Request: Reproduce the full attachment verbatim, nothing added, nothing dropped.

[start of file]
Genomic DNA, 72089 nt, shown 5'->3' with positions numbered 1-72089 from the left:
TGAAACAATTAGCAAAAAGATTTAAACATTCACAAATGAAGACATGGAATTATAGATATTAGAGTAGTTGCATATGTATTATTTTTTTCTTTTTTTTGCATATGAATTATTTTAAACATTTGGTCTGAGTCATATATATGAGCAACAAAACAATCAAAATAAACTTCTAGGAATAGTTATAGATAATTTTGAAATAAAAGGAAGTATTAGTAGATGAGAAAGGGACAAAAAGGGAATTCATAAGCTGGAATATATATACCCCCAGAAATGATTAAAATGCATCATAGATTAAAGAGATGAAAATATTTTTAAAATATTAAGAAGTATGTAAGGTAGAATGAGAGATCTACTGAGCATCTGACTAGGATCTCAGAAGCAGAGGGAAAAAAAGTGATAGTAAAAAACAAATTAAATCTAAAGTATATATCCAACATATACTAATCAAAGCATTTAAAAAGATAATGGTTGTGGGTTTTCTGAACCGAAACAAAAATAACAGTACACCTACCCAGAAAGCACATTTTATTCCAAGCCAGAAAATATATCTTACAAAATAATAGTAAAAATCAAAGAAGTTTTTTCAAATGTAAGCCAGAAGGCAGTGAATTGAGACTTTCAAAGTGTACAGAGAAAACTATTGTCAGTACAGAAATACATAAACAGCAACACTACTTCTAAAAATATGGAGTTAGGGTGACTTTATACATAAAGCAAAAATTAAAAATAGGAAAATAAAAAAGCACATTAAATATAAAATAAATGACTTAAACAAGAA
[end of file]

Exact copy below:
Genomic DNA, 72089 nt, shown 5'->3' with positions numbered 1-72089 from the left:
TGAAACAATTAGCAAAAAGATTTAAACATTCACAAATGAAGACATGGAATTATAGATATTAGAGTAGTTGCATATGTATTATTTTTTTCTTTTTTTTGCATATGAATTATTTTAAACATTTGGTCTGAGTCATATATATGAGCAACAAAACAATCAAAATAAACTTCTAGGAATAGTTATAGATAATTTTGAAATAAAAGGAAGTATTAGTAGATGAGAAAGGGACAAAAAGGGAATTCATAAGCTGGAATATATATACCCCCAGAAATGATTAAAATGCATCATAGATTAAAGAGATGAAAATATTTTTAAAATATTAAGAAGTATGTAAGGTAGAATGAGAGATCTACTGAGCATCTGACTAGGATCTCAGAAGCAGAGGGAAAAAAAGTGATAGTAAAAAACAAATTAAATCTAAAGTATATATCCAACATATACTAATCAAAGCATTTAAAAAGATAATGGTTGTGGGTTTTCTGAACCGAAACAAAAATAACAGTACACCTACCCAGAAAGCACATTTTATTCCAAGCCAGAAAATATATCTTACAAAATAATAGTAAAAATCAAAGAAGTTTTTTCAAATGTAAGCCAGAAGGCAGTGAATTGAGACTTTCAAAGTGTACAGAGAAAACTATTGTCAGTACAGAAATACATAAACAGCAACACTACTTCTAAAAATATGGAGTTAGGGTGACTTTATACATAAAGCAAAAATTAAAAATAGGAAAATAAAAAAGCACATTAAATATAAAATAAATGACTTAAACAAGAA